Martin Disler at Buchmann Box

Martin Disler, Stoneware and Terracotta, 2016. Installation view, Buchmann Box.

Martin Disler 
Stoneware and Terracotta

September 16–November 26, 2016

Buchmann Box
Charlottenstrasse 75
10117 Berlin
Hours: Wednesday–Saturday 2–6pm

T +49 30 258 999 29

The Buchmann Galerie is delighted to present a solo exhibition of ceramic works by Martin Disler (1949, Seewen–1996, Geneva).

Until his early death at the age of 47, Martin Disler was an irrepressible creator of superpersonal visual worlds. Besides extensive production of paintings, graphic artworks and drawings, he made compelling, highly expressive sculptures through a fargoing exploration of the material used in each case.

The pieces shown in the Buchmann Box come from the work group Steinzeug und gebrannte Erde (Stoneware and Terracotta), which comprises primarily three-dimensional heads. The terracotta sculptures are often hollow vessels, some of them thrown on the potter’s wheel, some freely constructed. The head characterizing these sculptures is the bearer of diverse expression, merging together with other body parts and the vase-like form. Several heads blend into one sculpture as if connected to each other, and human physiognomies mix with the animal. Friedrich Meschede writes in this context: “The forms are all in warm, earthen clay and maintain a basic disposition toward the physiognomic, (…) the model is always a figure, although its expression is rarely human.”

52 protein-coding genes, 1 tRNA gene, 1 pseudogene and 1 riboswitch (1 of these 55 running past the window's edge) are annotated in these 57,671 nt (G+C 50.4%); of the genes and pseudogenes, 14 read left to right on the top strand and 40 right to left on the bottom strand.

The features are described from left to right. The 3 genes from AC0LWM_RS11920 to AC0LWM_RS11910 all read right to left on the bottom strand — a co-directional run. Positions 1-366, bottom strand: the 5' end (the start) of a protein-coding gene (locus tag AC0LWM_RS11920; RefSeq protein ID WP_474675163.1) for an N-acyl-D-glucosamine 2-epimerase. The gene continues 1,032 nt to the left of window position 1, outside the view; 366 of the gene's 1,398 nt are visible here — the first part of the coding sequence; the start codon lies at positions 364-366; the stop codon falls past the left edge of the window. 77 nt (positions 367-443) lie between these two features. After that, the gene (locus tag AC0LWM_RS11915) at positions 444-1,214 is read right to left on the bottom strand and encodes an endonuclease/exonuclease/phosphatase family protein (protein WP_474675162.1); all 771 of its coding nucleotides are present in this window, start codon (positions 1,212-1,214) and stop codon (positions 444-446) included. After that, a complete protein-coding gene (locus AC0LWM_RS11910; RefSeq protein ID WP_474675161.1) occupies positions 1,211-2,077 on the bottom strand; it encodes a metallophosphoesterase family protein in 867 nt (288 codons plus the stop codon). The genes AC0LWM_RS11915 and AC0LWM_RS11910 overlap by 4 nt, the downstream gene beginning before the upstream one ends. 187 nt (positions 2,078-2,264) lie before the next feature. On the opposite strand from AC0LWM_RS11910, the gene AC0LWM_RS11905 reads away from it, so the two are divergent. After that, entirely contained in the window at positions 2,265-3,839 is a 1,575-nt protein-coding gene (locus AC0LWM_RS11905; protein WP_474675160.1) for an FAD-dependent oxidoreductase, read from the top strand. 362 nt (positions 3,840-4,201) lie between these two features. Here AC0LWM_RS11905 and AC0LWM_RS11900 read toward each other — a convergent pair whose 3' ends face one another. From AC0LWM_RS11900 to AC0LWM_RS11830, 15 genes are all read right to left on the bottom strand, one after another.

Most of the sculptures have one or more double faces like the Head of Janus, so adopting a plastic form viewers have found fascinating since antiquity.

Thus, Martin Disler’s central themes become visible in the sculptures: they deal with sexuality, violence and the inevitability of death. This conditio humana pervades his entire oeuvre. But the group of ceramic works possess an additional lightness, a playful joy in creation—whose origin can be found in the specific materiality. Clay offers the possibility of direct expression, which corresponded to Disler’s spirited nature as an artist. The hollow constructed sculptures are vitalized by inner distension, as if further expanding could explode their boundaries to the world. Solid, and yet with the elegance and charm of a sketch, the terracotta sculptures evidence creative will, an existential will. They unfold a life that is constantly recreating itself, adopting new forms.

The Buchmann Galerie has represented Martin Disler’s estate since 2013.

For additional information on the artist or for visual materials on the works in the exhibition, please do not hesitate to contact the gallery at any time.

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